If you are interested in blogging or want to promote your book, please contact E. B. Davis at writerswhokill@gmail.com.

August Interview Schedule
8/7 Rhys Bowen Love and Death Among the Cheetahs
8/14 Heather Gilbert Belinda Blake and the Snake in the Grass
8/21 Lynn Chandler Willis Tell Me No Secrets
8/28 Cynthia Kuhn The Subject of Malice
8/31 Bernard Schaffer An Unsettled Grave

Saturday Guest Bloggers: 8/3 M. S. Spencer, 8/10 Zaida Alfaro

WWK Satuday Bloggers: 8/24 Kait Carson


Congratulations to our writers for the following publications:

Shari Randall will be writing again for St. Martin's, perhaps under a pseudonym. We look forward to reading Shari's Ice Cream Shop Mystery series debuting next year. Congratulations, Shari!

Susan Van Kirk's A Death At Tippett Pond was released on June 15th. Read E. B. Davis's interview with Susan.

KM Rockwood's "Frozen Daiquiris" appears in The Best Laid Plans: 21 Stories of Mystery & Suspense, edited by Judy Penz Sheluk. The anthology will be released on June 18th.

Congratulations to Margaret S. Hamilton for being a finalist in the Daphne Du Maurier contest. Margaret competes in the Unpublished/Mainstream mystery/suspense category.

Congratulations to Shari Randall for WINNING the Agatha Award for Best First Novel. Her book, Curses, Boiled Again was published by St. Martin's last year. Read the interview about the book here. Yay, Shari!

Fishy Business anthology authors include KM Rockwood, Debra Goldstein, and James M. Jackson. This volume was edited by Linda Rodriguez.

Please read Margaret S. Hamilton and Debra Goldstein's short stories (don't ask about their modus operandi) in a new anthology, Cooked To Death Vol. IV: Cold Cut Files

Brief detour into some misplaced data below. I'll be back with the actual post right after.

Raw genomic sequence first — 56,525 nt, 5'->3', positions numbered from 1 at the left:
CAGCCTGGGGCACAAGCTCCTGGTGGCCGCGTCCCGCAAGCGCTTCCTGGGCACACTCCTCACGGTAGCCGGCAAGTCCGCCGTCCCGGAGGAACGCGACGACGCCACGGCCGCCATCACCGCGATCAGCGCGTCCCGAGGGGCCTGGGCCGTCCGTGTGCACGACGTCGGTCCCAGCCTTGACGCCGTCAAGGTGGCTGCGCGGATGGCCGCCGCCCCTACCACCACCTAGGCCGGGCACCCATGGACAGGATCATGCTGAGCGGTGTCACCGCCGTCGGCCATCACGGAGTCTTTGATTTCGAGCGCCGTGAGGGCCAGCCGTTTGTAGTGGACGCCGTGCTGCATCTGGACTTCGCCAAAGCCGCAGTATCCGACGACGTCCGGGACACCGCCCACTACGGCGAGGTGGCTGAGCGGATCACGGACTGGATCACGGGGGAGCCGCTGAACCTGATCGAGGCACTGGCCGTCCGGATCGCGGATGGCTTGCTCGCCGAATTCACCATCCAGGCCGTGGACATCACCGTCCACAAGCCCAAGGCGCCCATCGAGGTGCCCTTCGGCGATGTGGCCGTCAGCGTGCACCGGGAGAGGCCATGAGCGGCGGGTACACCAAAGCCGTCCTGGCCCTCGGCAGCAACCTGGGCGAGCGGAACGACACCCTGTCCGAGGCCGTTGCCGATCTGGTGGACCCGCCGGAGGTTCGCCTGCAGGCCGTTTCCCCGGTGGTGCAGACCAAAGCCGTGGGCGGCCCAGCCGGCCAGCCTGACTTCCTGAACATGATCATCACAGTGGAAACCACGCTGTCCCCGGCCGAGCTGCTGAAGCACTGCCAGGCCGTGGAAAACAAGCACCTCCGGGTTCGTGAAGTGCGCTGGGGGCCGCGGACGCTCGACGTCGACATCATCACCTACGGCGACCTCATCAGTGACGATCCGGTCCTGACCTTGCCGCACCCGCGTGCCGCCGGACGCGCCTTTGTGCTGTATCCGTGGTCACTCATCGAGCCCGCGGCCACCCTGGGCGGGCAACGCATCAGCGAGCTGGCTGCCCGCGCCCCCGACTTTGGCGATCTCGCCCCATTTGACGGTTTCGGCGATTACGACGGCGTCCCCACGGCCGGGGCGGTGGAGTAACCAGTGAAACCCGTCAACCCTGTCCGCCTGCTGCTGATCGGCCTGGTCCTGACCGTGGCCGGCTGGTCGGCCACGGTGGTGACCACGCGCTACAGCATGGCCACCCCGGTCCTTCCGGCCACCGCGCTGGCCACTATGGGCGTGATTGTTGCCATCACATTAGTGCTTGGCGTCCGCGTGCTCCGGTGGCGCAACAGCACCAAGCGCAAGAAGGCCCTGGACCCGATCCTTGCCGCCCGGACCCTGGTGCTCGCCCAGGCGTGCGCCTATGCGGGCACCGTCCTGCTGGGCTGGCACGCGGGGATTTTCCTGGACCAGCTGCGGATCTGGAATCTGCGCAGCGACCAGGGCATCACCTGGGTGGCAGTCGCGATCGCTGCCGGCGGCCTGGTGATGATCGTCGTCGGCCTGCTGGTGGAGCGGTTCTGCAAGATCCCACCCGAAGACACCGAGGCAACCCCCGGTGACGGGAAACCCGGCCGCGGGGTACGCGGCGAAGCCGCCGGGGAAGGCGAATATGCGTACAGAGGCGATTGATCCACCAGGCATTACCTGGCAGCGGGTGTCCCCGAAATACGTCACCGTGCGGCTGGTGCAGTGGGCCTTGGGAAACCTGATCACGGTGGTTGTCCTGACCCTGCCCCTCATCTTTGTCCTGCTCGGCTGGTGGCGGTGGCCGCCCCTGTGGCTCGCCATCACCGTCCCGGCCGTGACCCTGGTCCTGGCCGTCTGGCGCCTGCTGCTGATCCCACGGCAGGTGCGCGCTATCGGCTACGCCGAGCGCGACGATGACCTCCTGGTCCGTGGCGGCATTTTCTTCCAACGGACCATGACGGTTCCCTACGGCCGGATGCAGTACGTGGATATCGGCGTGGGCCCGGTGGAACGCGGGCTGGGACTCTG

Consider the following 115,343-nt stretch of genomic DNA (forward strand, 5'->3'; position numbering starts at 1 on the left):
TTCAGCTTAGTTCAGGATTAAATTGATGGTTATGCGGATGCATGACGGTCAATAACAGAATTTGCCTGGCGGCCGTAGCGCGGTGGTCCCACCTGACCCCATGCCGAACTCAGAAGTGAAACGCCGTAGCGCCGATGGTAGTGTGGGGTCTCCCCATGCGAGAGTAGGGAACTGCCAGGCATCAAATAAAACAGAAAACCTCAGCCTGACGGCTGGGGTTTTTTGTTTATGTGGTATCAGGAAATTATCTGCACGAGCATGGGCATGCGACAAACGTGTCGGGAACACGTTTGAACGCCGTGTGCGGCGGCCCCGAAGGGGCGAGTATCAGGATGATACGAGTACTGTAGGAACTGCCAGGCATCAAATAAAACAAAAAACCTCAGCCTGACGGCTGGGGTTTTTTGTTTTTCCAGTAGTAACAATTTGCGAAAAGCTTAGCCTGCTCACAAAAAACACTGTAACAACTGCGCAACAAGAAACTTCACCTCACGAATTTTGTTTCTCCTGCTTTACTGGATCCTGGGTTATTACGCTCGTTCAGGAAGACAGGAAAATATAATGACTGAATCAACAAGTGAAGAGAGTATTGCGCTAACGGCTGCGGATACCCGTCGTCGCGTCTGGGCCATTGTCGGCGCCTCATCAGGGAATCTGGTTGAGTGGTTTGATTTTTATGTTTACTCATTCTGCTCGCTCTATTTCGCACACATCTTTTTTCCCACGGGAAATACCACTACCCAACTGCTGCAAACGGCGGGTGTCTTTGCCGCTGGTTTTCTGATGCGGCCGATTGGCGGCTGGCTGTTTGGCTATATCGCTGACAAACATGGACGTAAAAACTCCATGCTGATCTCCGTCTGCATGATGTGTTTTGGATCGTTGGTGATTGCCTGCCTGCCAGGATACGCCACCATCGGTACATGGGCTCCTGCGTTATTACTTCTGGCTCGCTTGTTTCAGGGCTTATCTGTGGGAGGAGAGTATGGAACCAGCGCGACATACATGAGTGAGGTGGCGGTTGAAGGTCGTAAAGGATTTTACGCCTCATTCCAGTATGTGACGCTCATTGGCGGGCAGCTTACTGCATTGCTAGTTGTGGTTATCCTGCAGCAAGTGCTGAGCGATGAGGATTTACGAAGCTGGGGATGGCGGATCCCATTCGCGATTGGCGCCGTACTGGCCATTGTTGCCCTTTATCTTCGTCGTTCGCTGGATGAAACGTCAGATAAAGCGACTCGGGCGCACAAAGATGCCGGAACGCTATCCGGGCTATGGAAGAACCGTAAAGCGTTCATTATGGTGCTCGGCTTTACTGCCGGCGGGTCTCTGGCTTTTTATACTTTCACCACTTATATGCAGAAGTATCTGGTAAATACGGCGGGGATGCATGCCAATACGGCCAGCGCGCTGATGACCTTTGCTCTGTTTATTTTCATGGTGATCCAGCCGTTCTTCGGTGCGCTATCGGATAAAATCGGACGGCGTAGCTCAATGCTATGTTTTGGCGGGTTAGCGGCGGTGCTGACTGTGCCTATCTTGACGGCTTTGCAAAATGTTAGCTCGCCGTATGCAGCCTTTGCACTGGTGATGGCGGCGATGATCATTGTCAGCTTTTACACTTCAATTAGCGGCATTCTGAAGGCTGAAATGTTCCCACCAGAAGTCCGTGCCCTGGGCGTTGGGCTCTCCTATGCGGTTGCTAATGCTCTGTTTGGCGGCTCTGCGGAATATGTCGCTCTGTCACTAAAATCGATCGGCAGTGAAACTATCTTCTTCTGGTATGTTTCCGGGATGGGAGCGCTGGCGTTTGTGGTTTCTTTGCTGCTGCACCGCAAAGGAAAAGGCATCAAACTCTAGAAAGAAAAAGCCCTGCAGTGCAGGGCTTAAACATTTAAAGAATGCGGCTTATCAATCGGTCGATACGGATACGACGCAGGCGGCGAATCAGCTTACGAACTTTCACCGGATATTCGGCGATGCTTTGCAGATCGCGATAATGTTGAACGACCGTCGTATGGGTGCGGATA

Warren Bull's Abraham Lincoln: Seldom Told Stories was released. It is available at: GoRead: https://www.goread.com/book/abraham-lincoln-seldom-told-stories or at Amazon: https://tinyurl.com/ydaklx8p

Grace Topping's mystery, Staging is Murder was released April 30.

James M. Jackson extends the Seamus McCree series with the May 25th publication of #6, False Bottom.


Tuesday, May 18, 2010

Developing Your Own Voice

Last Week I said that I suspected those people with true voices: (1) did their homework, studying how other people did it and are doing it now; and (2) stayed true to themselves, to their own vision about their craft. This week I’ll talk about how to work on finding your voice.

I have heard or read or been brainwashed (in other words, I don’t remember the sources) two comments about becoming good at writing. The first is generic and postulates we need about ten years to become good at any endeavor. The second applies only to writers (and has been attributed to Ray Bradbury) and stipulates you need to write a million words to learn how to write well. (At 100,000 words a year, the two statements coincide.)

Both observations mean you need to spend time, butt in seat, fingers on keyboard, writing to become a good writer. I know there are geniuses who seemingly are born writing great material. That, my friends, is what makes them geniuses and the rest of us normal. Since you’re reading this, I’m figuring you, like me, don’t qualify for writing genius status.

To develop our voice, we need to write – a lot – but I need to express a caution. When I was responsible for hiring in the consulting world I once inhabited, one of the key things I needed to discover was whether a candidate with ten years of experience had ten years of growing experience or ten years doing the same thing they did in year one or two. If you do not take any risks to expand your writing abilities, after a million words you are indeed likely to be a much better writer than when you started. But you’ll be nothing special. Only by taking risks all along your writing journey can you continue to better your writing and find your unique voice.